As a mom, I've also had the incredible advantage of being able to find countless online support groups, where I've been able to gain insight, guidance, knowledge, and a sense of community. I've been able to hop onto forums and pages to get referrals and find tips and suggestions for everything from activities to grants and funding. While that's definitely a positive, there are undeniable negatives as well. I felt an enormous amount of pressure to be the one running to meetings and therapy appointments and, in general, to independently bear the role of caregiver. I then felt like I was failing if I couldn't get out of work or make it to an appointment and my husband had to attend alone. The expectations were simultaneously disrespectful to my husband and overwhelming for me.
In the realm of social media, the concept of #autismmoms is one that is fraught with controversy. There are endless examples of mothers sharing their stories, some of whom have tens of thousands of followers. This encourages a celebration and recognition of their role and advocacy. Accounts focused on the father's perspective aren't as prominently celebrated, and when they are, it can be borderline offensive. The culture and community is often, once again, focused on the mother.
The conversation revolving around the representation of mothers and fathers is nothing new. Everywhere you look, there are memes pointing out the fact that fathers aren't babysitting their kids, they're parenting. When it comes to raising an autistic child, it's even more critical to watch how we speak about and relate to the men in our children's lives. My son knows firsthand that his father is a strong, kind man who loves him unconditionally. He knows that his father is a fierce advocate for him and proud of him beyond words. But when he goes out into the world and hears how cute it is that his dad is at drop-off, that's demeaning and unfair.
My husband does drop-off and pick-up every day. When we have meetings, we work around both of our schedules, so that we're both in attendance. We both speak up when need be. My husband has worked tirelessly on making our home, and my son's room specifically, as safe and accessible as possible for him, always looking for new equipment or resources to better our son's quality of life. He advocates passionately and loves our son fiercely. And he is not alone.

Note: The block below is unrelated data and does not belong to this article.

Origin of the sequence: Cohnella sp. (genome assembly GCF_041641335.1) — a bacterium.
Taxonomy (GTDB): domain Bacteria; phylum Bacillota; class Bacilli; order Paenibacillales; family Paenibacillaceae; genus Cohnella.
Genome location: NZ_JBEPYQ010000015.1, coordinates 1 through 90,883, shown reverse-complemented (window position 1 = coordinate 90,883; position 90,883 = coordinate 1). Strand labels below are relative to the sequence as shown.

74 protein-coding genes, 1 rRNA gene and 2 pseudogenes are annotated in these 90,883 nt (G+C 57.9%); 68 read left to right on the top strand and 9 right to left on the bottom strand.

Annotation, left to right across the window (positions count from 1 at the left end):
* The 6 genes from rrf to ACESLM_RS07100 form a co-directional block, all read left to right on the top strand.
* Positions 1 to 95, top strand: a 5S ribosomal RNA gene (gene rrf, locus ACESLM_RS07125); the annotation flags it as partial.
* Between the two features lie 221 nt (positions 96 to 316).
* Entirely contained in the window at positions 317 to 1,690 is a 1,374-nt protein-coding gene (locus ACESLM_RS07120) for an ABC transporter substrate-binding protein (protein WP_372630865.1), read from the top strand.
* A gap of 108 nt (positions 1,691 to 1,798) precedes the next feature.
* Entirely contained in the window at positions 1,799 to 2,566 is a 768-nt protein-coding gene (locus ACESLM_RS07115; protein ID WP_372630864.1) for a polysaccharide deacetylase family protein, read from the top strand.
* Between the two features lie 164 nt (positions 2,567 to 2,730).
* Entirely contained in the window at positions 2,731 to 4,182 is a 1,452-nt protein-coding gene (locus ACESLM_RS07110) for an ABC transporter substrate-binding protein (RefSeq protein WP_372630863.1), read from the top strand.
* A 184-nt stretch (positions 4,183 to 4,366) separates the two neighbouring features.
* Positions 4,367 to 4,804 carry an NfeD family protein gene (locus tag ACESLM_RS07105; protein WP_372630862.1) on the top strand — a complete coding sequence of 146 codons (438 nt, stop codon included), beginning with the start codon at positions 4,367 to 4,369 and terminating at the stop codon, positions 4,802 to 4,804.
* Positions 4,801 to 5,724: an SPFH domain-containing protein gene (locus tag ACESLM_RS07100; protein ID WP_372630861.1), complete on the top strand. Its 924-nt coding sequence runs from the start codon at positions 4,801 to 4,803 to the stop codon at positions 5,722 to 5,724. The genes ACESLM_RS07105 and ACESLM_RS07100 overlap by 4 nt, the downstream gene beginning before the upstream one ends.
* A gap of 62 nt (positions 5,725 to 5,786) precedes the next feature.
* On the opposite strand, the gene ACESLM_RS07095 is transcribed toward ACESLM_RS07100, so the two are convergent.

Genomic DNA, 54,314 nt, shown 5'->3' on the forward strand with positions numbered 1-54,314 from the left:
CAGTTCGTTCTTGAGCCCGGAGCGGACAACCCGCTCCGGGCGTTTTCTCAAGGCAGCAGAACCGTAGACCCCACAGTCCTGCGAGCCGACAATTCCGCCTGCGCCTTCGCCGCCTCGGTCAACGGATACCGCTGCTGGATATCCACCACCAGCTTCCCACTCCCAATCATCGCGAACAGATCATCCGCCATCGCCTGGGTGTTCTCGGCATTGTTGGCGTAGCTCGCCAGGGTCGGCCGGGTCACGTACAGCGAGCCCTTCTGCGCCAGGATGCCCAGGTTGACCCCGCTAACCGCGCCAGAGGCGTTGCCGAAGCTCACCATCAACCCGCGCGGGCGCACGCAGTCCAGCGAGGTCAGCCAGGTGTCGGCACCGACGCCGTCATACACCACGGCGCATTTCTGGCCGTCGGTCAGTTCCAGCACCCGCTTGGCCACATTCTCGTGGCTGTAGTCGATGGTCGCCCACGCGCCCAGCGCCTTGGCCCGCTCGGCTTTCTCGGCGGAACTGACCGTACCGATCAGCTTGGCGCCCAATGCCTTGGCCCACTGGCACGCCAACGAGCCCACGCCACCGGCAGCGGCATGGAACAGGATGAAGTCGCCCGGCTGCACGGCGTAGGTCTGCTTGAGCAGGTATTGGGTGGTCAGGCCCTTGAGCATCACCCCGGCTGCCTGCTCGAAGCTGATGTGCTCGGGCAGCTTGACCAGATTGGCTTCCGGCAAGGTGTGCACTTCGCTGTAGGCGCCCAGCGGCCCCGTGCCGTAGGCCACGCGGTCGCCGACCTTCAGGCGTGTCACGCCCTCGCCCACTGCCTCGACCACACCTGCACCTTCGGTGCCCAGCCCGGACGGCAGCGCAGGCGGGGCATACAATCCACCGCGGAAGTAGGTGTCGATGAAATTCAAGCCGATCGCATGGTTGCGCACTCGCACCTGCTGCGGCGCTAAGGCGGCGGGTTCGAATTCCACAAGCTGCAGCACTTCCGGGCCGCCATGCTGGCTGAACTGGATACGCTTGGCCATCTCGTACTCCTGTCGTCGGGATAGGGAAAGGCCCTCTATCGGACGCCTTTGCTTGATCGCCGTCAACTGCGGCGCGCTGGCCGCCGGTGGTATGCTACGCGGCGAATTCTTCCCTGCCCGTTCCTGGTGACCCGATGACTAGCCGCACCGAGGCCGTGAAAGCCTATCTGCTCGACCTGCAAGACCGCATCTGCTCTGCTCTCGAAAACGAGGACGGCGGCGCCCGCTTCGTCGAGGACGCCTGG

There are countless fathers at drop-off and pick-up, at every assembly and school event. There are fathers who volunteer and fathers who take a quieter role, but whose presence is just as significant. There are fathers who attend meetings, appointments, and are as present in the waiting room as any mother there. There are fathers tailoring IEP plans, fighting for accessibility, and dedicating themselves to the well-being of their children, in a society that is often dismissive of their abilities.
My husband advocates passionately and loves our son fiercely. And he is not alone.
My husband gives and gives and gives, and it is so important that this is recognized. I don't mean with confetti and celebrations. I just want him to be offered the same level of respect, support, and services that would be offered to any mother. Where there's a mom's coffee group, there should be one for dads, too. If you aren't going to say it's so sweet that I take the time to be at my son's assembly, then don't say it to my husband.
Like I said before, when parents feel heard and supported in their advocacy, they're better able to support their child and ensure that they're being given every opportunity. When their role is diminished, their voice not given the space, they have to work twice as hard for both them and their child to be heard. We need to change the conversation and culture. We need to stop referring to a father's involvement as extraordinary or "cute." This is not only hurtful and disrespectful for my husband, but it also isn't something I want instilled in my son.
Being a parent can be exhausting and challenging in the best of times. Add to that a diagnosis or a child who requires special accommodations, and the need for guidance and support is undeniable. It's critical to recognize and uplift fathers in this community. One in 54 children in the US has been identified with ASD, and the prevalence among boys is four times higher than among girls. What are we telling our sons when we don't give their fathers a seat at the table or the support and services offered to their mothers? When they aren't represented in pamphlets or posters, in classrooms or offices? And for that matter, what message are we sending our daughters? There is so much work that needs to be done in terms of acceptance and awareness regarding neurodiversity. Ensuring that families feel supported throughout their journey, fathers included, is a good place to start.